The Bishop of Lichfield, Jonathan Gledhill, told his Diocesan Synod, meeting in Stafford on Thursday night, that “One of the reasons for our recent decline is that we have stopped creating a fringe, and one reason for a declining fringe is that you have got to be quite tough to come to some of our services if you are not a regular attender.”

The bishop made it clear he was not attacking the Eucharist, but added: “the truth is that we Christians like Eucharists and we like them too much to make concessions to others. Paul had to rebuke the Corinthians for eating the Eucharistic bread and drinking the wine without thinking of their poor neighbours. Perhaps that is a little like us devising more and more intricate and beautiful services for our own use – and forgetting those who might come if we made things simpler for them to start with.”

He said the increased use of Eucharists had resulted in longer services that were less simple and inclusive; and that lay ministers had become disenfranchised. He said: “Morning Prayer used to last 50 minutes with a good sermon; Family Services only 45 minutes. But a sung Eucharist can take anything from an hour and a quarter to an hour and a half. Sometimes I find myself thinking that this is a good way of saying ‘Go away’ to young people who come to visit us.”

He added: “Anglicans are actually very good indeed at devising non-Eucharistic services at certain times and seasons: Harvest, Remembrance, Crib Services, Carol Services, and so on. Then there is the Family Service phenomenon, Taizé services, Messy Church and all sorts of things which build up a fringe of occasional worshippers.

“What I notice about these special services is that far more people come to them. They work because they put the thoughts and feelings of ordinary people into words that connect their lives with God. It is as if these services are for the whole community. That is one of the reasons why there is a Church of England – to serve the 75% of the population who call themselves Christians; and even beyond."

He added: “There is work for us all to do if we are going to raise our game and ask how different age groups who don’t normally come; and different sorts of people who don’t normally come; how they might be enabled to put their worship of God into words that make sense in this generation. And we can look at our regular pattern of worship from the point of view of those who might come and try us out; but as yet don’t come. Let’s provide a welcome for the outsiders and the occasional people as well as the regulars.”


WELL, WHAT DO YOU THINK? — 17 Comments

  1. What???

    Oh, goodness. There’s a lot I could say here but it’s really too early in the morning where I live…

    For now, let me just say that a Eucharist does not HAVE to last an hour and a half.

    Also, I had to put up with those dreadful “family services” when I lived in Dublin. For the life of me, I don’t see the appeal.

  2. Sung Eucharists taking anywhere from an hour and a quarter to an hour and a half? Not down here matey. Ours is done in 40 minutes. Any longer and I won’t make it to the next service in the next parish in time.

    And we sing. Though not the Eucharist setting, just 4 hymns. But even if the setting was sung, it wouldn’t add another 40 minutes to the service.

    I suspect this is another example of a Bishop not experiencing normal Sunday worship in a normal church, for everywhere he goes a special service is put on.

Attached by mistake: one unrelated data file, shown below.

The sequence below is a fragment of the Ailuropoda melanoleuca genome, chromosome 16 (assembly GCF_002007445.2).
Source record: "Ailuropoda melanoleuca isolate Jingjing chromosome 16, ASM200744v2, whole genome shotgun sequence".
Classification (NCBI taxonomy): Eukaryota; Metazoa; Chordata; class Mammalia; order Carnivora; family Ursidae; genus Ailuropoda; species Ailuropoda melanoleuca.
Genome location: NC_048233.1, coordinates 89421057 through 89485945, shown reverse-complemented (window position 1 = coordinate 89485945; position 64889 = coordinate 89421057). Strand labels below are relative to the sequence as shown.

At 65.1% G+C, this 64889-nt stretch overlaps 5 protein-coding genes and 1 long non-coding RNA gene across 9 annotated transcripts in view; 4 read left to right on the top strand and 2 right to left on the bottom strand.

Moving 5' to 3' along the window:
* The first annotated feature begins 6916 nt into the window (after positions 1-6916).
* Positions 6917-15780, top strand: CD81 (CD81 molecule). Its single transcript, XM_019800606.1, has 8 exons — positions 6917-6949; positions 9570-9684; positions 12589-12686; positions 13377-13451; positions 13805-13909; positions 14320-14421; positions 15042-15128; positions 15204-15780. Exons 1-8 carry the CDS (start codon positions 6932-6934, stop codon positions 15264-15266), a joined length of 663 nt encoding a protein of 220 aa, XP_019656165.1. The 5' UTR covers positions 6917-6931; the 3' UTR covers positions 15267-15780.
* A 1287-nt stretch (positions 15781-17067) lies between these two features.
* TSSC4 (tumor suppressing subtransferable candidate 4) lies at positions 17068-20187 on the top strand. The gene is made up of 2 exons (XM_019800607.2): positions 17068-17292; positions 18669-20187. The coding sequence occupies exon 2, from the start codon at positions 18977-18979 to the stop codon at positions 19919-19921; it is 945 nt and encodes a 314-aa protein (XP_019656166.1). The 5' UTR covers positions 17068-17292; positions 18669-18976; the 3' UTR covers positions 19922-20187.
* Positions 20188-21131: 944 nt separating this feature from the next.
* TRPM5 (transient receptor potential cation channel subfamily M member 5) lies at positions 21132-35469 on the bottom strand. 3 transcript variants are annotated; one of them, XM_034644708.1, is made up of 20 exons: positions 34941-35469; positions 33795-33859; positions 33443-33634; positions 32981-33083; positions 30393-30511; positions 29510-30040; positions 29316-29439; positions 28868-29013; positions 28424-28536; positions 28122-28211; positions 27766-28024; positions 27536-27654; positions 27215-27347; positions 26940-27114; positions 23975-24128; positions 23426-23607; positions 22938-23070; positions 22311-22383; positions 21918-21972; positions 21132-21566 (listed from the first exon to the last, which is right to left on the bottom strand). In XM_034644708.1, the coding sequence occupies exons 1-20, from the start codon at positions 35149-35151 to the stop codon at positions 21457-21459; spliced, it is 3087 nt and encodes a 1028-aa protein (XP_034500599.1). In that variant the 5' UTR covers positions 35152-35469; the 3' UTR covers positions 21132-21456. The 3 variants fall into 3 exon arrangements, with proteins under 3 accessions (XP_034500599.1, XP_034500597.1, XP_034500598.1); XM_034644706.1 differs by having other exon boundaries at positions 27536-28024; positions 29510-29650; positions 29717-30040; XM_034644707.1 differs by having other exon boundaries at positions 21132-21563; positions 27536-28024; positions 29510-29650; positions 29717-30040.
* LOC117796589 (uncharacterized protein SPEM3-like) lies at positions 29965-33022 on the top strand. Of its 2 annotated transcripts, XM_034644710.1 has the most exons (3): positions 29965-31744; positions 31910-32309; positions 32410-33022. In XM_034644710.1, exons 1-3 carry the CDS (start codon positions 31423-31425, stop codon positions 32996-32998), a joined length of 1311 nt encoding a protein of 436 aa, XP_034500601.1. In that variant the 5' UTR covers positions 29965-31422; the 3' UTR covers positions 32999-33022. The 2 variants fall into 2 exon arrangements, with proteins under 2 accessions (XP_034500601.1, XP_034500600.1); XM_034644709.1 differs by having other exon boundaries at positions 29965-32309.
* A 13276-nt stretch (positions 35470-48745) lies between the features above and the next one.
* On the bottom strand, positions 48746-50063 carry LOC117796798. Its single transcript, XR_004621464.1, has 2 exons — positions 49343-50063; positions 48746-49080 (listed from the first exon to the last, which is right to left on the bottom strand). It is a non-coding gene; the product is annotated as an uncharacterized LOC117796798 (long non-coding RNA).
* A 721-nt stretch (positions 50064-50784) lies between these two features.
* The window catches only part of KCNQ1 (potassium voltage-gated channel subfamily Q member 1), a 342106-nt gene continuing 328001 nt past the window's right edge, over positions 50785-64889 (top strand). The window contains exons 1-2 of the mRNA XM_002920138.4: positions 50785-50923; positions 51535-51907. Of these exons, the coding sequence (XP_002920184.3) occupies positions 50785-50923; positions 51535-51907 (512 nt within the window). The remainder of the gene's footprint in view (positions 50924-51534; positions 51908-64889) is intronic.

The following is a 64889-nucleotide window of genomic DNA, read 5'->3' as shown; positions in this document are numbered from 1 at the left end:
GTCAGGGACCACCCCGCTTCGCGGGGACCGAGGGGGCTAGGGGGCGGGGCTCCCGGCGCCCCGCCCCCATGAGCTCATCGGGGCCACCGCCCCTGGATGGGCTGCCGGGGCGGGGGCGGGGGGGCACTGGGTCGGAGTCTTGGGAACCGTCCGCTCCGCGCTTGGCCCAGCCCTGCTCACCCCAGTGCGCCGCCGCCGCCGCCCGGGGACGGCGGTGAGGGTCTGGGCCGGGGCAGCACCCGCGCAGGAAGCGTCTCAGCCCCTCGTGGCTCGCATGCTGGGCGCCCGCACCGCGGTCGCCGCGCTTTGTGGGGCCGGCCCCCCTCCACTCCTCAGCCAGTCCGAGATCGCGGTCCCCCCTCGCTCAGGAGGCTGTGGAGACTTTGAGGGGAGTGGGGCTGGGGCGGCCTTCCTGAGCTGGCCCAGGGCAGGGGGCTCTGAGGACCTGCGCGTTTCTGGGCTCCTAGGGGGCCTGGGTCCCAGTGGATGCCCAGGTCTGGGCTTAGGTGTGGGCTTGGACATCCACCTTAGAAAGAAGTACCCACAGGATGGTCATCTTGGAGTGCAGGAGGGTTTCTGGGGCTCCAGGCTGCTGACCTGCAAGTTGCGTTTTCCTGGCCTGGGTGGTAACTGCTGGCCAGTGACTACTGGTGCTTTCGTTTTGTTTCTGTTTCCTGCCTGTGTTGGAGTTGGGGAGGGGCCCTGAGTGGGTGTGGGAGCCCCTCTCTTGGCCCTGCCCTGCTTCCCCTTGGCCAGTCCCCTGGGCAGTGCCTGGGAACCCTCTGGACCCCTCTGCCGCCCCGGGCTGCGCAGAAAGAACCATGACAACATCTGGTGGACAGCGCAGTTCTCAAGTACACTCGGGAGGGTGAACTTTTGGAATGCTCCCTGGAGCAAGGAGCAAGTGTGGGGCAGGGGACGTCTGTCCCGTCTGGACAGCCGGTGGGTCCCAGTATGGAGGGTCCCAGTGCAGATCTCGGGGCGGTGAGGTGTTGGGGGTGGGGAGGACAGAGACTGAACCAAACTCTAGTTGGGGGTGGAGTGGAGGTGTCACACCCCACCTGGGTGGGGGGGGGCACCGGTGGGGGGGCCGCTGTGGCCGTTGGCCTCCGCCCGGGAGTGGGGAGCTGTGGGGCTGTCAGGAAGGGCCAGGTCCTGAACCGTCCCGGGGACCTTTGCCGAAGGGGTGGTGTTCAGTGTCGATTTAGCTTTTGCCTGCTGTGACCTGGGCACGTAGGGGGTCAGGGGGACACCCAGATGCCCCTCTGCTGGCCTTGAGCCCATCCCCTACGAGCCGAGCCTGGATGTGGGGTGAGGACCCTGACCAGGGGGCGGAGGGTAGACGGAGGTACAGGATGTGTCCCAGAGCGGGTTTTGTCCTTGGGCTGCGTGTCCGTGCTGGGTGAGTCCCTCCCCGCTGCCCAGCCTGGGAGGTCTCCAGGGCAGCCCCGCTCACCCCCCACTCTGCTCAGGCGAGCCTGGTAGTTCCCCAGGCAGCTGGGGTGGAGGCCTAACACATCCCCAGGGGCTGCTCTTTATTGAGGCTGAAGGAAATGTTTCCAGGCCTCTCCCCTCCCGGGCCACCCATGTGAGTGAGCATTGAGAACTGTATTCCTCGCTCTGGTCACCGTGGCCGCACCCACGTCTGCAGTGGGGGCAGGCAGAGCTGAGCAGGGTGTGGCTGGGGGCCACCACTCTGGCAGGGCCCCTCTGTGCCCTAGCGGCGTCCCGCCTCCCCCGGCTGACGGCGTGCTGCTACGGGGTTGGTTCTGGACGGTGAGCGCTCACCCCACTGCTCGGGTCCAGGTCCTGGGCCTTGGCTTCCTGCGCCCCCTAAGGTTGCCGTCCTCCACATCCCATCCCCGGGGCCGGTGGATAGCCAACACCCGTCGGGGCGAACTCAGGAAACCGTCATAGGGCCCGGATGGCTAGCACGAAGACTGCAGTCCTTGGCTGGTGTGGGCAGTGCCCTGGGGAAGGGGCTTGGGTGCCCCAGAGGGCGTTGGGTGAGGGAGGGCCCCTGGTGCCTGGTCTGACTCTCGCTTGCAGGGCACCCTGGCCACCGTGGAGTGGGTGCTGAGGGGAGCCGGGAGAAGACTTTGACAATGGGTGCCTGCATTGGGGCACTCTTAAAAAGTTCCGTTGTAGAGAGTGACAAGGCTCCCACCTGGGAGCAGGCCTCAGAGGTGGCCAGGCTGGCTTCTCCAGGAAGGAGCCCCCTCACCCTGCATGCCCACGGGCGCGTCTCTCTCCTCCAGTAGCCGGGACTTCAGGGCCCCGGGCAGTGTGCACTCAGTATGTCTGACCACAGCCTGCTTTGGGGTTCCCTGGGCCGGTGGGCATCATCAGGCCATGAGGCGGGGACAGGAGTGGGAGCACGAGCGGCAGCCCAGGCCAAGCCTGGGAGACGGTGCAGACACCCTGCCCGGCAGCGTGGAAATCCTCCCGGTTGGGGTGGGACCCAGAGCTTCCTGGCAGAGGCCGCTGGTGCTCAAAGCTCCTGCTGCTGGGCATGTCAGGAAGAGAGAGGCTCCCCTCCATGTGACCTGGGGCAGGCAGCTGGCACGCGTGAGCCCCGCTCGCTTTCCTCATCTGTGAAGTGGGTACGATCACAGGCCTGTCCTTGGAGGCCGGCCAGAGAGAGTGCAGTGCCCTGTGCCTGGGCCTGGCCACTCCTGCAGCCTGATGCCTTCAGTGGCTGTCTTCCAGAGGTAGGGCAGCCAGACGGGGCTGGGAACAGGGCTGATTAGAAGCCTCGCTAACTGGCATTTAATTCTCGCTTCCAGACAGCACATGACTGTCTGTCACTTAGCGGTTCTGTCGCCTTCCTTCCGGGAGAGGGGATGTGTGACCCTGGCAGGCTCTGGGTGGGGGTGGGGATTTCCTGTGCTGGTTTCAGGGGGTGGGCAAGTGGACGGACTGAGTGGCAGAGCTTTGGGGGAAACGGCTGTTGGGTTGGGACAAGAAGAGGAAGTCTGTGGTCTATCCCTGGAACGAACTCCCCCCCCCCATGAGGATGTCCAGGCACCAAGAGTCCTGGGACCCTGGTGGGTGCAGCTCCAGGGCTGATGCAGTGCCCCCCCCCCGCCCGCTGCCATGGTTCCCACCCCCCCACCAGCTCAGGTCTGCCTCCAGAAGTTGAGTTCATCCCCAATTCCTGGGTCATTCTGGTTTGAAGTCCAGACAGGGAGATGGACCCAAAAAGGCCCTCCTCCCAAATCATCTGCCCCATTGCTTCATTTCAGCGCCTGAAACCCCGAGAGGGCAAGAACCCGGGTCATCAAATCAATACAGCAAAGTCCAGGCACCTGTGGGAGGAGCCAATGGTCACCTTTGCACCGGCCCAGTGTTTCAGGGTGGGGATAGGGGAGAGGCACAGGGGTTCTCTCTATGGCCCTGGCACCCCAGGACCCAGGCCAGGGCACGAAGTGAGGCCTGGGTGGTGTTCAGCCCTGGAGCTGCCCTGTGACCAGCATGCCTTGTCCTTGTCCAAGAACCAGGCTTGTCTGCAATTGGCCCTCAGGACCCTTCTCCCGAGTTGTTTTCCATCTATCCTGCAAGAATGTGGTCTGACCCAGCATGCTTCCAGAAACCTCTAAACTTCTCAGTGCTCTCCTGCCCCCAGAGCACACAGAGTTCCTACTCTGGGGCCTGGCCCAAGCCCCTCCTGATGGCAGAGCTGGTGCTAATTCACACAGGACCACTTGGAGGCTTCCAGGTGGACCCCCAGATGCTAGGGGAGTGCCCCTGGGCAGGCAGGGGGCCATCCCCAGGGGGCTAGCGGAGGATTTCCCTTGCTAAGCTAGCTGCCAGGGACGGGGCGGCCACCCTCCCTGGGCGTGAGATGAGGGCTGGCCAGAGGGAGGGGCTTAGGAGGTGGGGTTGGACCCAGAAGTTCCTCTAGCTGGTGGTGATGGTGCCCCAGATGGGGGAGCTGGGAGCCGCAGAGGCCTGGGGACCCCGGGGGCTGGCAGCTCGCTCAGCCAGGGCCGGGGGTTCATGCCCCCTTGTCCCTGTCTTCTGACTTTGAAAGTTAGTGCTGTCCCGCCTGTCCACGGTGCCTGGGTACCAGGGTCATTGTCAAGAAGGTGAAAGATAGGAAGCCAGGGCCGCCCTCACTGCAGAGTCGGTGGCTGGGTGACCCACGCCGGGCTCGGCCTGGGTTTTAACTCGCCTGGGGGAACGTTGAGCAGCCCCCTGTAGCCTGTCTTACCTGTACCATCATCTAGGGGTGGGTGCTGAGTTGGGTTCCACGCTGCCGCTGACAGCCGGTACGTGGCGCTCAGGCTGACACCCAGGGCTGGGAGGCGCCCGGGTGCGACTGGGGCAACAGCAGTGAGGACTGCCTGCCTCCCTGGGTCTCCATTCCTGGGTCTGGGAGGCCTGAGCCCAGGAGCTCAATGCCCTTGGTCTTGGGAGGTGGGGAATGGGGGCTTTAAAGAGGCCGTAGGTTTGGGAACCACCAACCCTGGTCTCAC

And it’s not always the fault of the host parish. I once peeed off a Bishop for refusing to postpone a baptism already booked for the Sunday he decided he wanted to come and visit the church. He wasn’t impressed. And neither was I – with him and his self-importance.

  3. Once again we are hung up on “our numbers”. If we would get on with the wotk of Christ throughout the world and stop worrying about “our numbers”, stop making a scene because some of us are holier than others and stop being stupid our numbers would be just fine.

    There is nothing to say about the Eucharist that this guy is gonna get. Sounds to me like a very capable recruit for AMiE.

  4. MP,
    Your answer from our discussion the other day can be found both at Off Topic and real Anglicans. Thanks for your able assistance and great discernment.

  5. Just goes to show you that plopping a mitre on the head of an ignorant priest just makes him (or in more enlightened provinces, her) an ignorant bishop.

    Where did he go to theological college? Moody Bible Institute?

    That being said, where the heck is he seeing an hour and a half services? He’s not been to St. Matthew’s at the Elephant, so it can’t have been here. It’s perfectly possible to have a complete service with sermon and hymns and sung setting in 50 minutes.

    What he wants to substitute is a short service with a long sermon, methinks.

    Is he close to retirement, I hope?

  6. Wow! Talk about explosive subjects! Ahem! as one who has lived on both sides of the Tiber…..I would say that the style (and therefore to some degree, the length ) of service depends a lot on the financial and cultural and theological state of the parish.)
    Within a 2 state area, I have attended Episcopal churches that vary wildly. One I visited was so Protestant that the program listed the scripture readings as “Bible”. time: in and out 40 min. My last parish next to a University- Every Sunday except summer, all sung liturgy, classical Anglican chant, works of Turner, Byrd, etc. At least an hour and fifteen min and sometimes an hour and one half. There an Anglo Catholic theology with an Evangelical Rector is practically a cult managed by a tight little crew, and pastoral care is also for that little crew.The liturgy is beautiful, long and sometimes it would have helped to have a PhD to follow it.Beautiful but tedious at times.
    During the Vii period, liturgy in RC churches sometimes varied a lot – not the Mass form itself, but style and music etc. A missionary returning from Africa told me that there, Anglicans, following the PB carefully, were known as “People of the Book’. I think what this bishop is trying to get at is that there is a certain formalism in
    Anglican liturgy which is so ‘correct’ that it is hard to make it come across as personal and intimate.